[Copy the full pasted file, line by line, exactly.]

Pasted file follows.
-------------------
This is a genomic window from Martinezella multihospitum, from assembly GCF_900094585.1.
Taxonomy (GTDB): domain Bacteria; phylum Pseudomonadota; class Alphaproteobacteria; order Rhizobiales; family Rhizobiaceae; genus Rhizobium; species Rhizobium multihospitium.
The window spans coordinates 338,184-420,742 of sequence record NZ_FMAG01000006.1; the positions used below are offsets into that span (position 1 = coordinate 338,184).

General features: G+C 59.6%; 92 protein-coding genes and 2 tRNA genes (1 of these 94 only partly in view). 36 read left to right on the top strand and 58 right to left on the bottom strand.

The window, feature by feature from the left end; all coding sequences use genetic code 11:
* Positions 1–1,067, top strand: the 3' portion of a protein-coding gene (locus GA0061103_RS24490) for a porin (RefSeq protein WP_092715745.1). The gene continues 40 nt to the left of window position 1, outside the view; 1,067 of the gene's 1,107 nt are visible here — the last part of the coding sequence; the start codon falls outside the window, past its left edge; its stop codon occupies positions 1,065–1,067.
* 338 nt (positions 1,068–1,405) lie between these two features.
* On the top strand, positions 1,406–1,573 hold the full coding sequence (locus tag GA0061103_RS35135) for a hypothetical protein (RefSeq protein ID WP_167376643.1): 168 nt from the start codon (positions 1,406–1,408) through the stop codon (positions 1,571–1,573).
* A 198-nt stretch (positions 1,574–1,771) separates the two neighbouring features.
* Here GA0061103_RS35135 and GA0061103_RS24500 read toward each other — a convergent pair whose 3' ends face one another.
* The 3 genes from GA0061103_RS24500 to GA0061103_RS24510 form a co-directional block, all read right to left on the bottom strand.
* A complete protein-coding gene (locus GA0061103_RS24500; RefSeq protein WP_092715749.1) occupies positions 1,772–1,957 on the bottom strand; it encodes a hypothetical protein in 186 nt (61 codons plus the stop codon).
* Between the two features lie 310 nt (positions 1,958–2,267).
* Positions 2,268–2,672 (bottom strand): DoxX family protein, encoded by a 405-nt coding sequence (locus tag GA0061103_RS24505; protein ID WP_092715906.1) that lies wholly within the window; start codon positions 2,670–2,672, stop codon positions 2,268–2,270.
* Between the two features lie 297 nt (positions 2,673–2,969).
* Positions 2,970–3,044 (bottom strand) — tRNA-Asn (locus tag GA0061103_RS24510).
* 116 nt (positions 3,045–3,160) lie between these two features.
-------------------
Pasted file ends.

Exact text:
This is a genomic window from Martinezella multihospitum, from assembly GCF_900094585.1.
Taxonomy (GTDB): domain Bacteria; phylum Pseudomonadota; class Alphaproteobacteria; order Rhizobiales; family Rhizobiaceae; genus Rhizobium; species Rhizobium multihospitium.
The window spans coordinates 338,184-420,742 of sequence record NZ_FMAG01000006.1; the positions used below are offsets into that span (position 1 = coordinate 338,184).

General features: G+C 59.6%; 92 protein-coding genes and 2 tRNA genes (1 of these 94 only partly in view). 36 read left to right on the top strand and 58 right to left on the bottom strand.

The window, feature by feature from the left end; all coding sequences use genetic code 11:
* Positions 1–1,067, top strand: the 3' portion of a protein-coding gene (locus GA0061103_RS24490) for a porin (RefSeq protein WP_092715745.1). The gene continues 40 nt to the left of window position 1, outside the view; 1,067 of the gene's 1,107 nt are visible here — the last part of the coding sequence; the start codon falls outside the window, past its left edge; its stop codon occupies positions 1,065–1,067.
* 338 nt (positions 1,068–1,405) lie between these two features.
* On the top strand, positions 1,406–1,573 hold the full coding sequence (locus tag GA0061103_RS35135) for a hypothetical protein (RefSeq protein ID WP_167376643.1): 168 nt from the start codon (positions 1,406–1,408) through the stop codon (positions 1,571–1,573).
* A 198-nt stretch (positions 1,574–1,771) separates the two neighbouring features.
* Here GA0061103_RS35135 and GA0061103_RS24500 read toward each other — a convergent pair whose 3' ends face one another.
* The 3 genes from GA0061103_RS24500 to GA0061103_RS24510 form a co-directional block, all read right to left on the bottom strand.
* A complete protein-coding gene (locus GA0061103_RS24500; RefSeq protein WP_092715749.1) occupies positions 1,772–1,957 on the bottom strand; it encodes a hypothetical protein in 186 nt (61 codons plus the stop codon).
* Between the two features lie 310 nt (positions 1,958–2,267).
* Positions 2,268–2,672 (bottom strand): DoxX family protein, encoded by a 405-nt coding sequence (locus tag GA0061103_RS24505; protein ID WP_092715906.1) that lies wholly within the window; start codon positions 2,670–2,672, stop codon positions 2,268–2,270.
* Between the two features lie 297 nt (positions 2,673–2,969).
* Positions 2,970–3,044 (bottom strand) — tRNA-Asn (locus tag GA0061103_RS24510).
* 116 nt (positions 3,045–3,160) lie between these two features.